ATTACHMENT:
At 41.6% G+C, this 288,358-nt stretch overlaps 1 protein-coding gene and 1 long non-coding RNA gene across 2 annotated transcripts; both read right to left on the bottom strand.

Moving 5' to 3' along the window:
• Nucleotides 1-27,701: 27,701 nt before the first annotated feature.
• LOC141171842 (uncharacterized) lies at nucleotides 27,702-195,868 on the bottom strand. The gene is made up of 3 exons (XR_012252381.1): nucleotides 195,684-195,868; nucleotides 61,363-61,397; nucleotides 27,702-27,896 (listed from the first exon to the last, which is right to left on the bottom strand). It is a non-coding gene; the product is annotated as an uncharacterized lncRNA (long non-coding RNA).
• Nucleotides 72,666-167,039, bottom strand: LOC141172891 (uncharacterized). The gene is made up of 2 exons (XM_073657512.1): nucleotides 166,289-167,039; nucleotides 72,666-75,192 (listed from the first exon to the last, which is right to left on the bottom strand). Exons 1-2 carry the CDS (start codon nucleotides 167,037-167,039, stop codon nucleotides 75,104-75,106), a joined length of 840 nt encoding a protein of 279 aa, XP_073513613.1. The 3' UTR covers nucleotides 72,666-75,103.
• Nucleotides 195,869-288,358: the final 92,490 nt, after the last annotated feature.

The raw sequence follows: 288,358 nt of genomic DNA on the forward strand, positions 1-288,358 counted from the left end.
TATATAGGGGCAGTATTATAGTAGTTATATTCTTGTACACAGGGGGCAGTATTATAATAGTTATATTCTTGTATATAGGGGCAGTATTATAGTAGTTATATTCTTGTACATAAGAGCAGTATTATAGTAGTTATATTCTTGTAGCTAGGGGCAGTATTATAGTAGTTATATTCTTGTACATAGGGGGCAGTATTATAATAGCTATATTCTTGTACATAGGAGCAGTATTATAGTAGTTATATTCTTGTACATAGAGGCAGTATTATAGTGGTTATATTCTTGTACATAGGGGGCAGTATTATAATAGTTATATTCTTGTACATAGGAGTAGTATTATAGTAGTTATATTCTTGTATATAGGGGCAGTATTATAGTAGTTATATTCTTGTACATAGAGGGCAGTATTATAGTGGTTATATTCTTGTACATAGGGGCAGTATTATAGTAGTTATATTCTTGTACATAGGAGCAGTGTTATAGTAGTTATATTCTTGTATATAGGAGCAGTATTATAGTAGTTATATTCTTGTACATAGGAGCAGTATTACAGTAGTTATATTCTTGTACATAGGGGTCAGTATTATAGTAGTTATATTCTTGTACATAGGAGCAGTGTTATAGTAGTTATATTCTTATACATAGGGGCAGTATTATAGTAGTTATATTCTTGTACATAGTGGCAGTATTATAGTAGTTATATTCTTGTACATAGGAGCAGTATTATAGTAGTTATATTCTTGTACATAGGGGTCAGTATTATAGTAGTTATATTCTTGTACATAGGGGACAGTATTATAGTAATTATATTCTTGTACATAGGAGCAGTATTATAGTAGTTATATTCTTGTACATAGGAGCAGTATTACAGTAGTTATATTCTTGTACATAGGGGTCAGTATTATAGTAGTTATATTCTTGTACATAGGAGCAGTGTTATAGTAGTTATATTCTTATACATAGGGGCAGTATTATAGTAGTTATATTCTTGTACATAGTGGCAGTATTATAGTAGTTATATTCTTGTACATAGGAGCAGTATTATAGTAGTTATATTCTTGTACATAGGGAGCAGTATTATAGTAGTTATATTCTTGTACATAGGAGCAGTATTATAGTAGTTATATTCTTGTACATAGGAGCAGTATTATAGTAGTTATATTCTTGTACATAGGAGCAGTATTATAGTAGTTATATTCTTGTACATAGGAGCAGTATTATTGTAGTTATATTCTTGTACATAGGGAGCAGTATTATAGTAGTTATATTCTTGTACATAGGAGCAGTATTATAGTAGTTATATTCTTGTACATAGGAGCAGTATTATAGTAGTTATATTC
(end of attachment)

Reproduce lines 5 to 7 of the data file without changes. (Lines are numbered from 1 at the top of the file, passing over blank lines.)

• Nucleotides 72,666-167,039, bottom strand: LOC141172891 (uncharacterized). The gene is made up of 2 exons (XM_073657512.1): nucleotides 166,289-167,039; nucleotides 72,666-75,192 (listed from the first exon to the last, which is right to left on the bottom strand). Exons 1-2 carry the CDS (start codon nucleotides 167,037-167,039, stop codon nucleotides 75,104-75,106), a joined length of 840 nt encoding a protein of 279 aa, XP_073513613.1. The 3' UTR covers nucleotides 72,666-75,103.
• Nucleotides 195,869-288,358: the final 92,490 nt, after the last annotated feature.

The raw sequence follows: 288,358 nt of genomic DNA on the forward strand, positions 1-288,358 counted from the left end.